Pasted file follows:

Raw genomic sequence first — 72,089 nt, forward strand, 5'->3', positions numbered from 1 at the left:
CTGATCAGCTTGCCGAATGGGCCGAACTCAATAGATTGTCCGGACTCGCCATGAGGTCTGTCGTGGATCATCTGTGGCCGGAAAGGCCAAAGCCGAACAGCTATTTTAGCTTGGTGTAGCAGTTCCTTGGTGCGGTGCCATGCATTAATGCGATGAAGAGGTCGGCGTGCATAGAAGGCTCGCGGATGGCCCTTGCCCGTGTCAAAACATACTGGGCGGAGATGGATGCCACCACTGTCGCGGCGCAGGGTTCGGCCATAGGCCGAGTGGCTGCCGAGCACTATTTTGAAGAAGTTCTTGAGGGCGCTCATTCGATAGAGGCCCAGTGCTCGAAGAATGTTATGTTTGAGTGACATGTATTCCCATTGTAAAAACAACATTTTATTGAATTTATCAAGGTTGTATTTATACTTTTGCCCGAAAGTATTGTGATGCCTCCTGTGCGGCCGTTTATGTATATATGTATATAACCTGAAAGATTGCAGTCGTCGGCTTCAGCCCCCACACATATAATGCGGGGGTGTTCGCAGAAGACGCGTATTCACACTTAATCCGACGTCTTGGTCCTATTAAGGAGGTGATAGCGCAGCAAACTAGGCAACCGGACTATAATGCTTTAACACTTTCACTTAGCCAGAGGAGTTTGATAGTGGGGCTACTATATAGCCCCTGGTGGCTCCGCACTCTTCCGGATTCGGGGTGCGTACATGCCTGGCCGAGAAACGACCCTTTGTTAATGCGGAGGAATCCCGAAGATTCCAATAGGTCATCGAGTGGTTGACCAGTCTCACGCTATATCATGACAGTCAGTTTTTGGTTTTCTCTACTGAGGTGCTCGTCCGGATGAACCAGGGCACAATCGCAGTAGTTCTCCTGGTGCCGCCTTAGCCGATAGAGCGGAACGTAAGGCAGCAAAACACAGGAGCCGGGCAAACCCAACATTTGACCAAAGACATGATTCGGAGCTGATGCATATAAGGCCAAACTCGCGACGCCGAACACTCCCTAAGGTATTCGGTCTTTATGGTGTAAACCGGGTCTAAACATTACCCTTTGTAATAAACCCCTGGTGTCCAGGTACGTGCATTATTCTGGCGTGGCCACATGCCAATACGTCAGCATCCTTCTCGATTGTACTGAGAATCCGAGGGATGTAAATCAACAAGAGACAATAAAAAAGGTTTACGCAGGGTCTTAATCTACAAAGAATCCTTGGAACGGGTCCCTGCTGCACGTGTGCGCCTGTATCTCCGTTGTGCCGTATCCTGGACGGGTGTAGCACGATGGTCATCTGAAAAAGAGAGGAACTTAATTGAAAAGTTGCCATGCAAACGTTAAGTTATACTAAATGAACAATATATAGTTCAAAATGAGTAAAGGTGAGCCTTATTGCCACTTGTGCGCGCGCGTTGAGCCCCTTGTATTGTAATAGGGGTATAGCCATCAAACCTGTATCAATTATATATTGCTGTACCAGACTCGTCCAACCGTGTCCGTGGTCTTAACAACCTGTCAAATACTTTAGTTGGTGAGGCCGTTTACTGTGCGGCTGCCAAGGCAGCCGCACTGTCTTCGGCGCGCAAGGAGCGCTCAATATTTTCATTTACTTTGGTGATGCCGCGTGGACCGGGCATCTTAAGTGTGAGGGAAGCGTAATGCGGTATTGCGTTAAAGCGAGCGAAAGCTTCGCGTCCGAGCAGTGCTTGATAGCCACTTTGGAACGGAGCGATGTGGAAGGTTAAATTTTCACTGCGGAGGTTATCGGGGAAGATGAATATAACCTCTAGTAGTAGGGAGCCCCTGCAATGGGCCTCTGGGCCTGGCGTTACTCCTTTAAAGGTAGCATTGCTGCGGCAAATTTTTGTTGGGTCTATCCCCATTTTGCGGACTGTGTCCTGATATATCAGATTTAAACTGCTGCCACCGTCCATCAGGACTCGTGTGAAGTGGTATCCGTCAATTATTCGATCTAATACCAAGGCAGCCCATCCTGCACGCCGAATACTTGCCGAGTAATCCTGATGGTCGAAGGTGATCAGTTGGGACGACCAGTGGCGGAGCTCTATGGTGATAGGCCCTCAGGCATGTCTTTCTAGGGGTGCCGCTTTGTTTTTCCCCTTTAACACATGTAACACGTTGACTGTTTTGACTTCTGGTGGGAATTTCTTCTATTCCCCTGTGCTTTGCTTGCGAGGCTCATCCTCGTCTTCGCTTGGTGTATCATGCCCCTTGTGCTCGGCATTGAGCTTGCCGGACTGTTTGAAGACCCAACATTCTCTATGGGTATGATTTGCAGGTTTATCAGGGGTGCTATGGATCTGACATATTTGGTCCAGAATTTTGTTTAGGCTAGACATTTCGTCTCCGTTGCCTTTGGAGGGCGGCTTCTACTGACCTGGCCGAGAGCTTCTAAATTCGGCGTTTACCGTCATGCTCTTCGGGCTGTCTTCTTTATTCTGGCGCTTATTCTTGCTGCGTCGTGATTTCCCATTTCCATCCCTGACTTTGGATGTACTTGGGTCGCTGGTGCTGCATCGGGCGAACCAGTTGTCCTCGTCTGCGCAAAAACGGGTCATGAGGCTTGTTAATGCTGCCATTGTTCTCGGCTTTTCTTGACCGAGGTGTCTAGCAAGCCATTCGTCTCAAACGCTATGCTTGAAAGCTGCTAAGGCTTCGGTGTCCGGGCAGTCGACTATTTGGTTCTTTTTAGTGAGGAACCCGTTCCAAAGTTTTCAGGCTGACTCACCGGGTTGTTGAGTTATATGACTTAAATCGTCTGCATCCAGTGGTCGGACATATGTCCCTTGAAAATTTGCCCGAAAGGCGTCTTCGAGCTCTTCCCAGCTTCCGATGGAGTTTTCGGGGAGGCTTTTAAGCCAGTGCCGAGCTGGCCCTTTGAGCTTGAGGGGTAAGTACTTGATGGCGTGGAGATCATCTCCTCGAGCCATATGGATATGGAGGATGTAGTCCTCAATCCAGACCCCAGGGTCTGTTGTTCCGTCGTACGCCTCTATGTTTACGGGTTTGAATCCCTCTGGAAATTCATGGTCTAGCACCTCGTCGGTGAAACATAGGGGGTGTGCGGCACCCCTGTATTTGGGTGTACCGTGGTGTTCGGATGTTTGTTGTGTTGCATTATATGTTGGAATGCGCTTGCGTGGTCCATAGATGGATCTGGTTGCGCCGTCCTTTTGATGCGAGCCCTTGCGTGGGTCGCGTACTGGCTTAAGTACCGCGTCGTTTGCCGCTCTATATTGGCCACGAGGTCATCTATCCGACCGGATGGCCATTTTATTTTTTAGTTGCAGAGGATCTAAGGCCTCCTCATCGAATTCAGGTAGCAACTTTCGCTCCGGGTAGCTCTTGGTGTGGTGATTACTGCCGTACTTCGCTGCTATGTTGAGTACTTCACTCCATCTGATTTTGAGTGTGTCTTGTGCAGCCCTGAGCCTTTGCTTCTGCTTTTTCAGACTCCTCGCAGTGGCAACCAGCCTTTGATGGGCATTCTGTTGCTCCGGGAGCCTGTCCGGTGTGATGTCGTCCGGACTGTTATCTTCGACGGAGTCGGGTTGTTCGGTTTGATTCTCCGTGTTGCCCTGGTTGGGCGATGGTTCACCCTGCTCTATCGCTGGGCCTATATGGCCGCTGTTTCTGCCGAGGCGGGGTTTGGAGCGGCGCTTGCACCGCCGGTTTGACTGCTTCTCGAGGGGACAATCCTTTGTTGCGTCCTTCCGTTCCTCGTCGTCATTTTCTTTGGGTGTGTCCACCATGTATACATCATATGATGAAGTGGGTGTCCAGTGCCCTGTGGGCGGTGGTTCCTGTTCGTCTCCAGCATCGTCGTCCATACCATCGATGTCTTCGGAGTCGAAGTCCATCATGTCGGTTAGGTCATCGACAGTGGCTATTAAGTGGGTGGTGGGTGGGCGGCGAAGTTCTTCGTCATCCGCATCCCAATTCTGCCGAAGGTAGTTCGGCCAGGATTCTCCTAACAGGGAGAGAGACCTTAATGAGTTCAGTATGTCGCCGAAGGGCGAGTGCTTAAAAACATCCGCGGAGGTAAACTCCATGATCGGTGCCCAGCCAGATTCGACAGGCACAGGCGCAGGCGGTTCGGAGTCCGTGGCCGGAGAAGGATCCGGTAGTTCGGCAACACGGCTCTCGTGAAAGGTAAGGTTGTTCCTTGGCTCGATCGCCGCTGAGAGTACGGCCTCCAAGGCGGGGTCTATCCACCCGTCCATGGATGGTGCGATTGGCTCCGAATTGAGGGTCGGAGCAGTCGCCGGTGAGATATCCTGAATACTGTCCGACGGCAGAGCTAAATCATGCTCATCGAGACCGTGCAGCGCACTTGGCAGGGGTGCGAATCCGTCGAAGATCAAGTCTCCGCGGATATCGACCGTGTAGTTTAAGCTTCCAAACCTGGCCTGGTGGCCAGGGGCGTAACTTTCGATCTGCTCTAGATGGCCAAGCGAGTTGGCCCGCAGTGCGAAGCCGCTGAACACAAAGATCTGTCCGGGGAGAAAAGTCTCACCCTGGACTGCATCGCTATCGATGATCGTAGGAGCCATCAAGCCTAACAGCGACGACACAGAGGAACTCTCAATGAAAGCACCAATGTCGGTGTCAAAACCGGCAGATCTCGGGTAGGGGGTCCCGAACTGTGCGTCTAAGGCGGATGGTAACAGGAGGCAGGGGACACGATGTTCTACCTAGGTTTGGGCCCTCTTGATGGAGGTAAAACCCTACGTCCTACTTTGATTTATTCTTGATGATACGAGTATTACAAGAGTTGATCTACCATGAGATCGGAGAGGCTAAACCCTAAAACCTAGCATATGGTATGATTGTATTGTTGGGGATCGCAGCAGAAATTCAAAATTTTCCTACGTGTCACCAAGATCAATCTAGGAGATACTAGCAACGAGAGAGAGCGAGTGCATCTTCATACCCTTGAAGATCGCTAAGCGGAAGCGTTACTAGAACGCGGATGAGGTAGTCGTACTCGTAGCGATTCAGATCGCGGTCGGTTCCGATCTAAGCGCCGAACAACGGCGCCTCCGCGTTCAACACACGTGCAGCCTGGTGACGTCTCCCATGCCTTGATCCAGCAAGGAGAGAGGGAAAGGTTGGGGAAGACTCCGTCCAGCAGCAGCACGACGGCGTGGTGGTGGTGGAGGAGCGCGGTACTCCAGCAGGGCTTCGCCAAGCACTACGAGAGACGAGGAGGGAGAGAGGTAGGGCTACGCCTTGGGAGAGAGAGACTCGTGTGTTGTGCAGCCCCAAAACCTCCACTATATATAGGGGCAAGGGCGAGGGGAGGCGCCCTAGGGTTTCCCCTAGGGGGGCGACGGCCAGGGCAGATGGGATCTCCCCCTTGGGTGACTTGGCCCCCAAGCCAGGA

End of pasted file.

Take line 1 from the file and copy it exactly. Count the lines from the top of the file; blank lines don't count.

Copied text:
Raw genomic sequence first — 72,089 nt, forward strand, 5'->3', positions numbered from 1 at the left: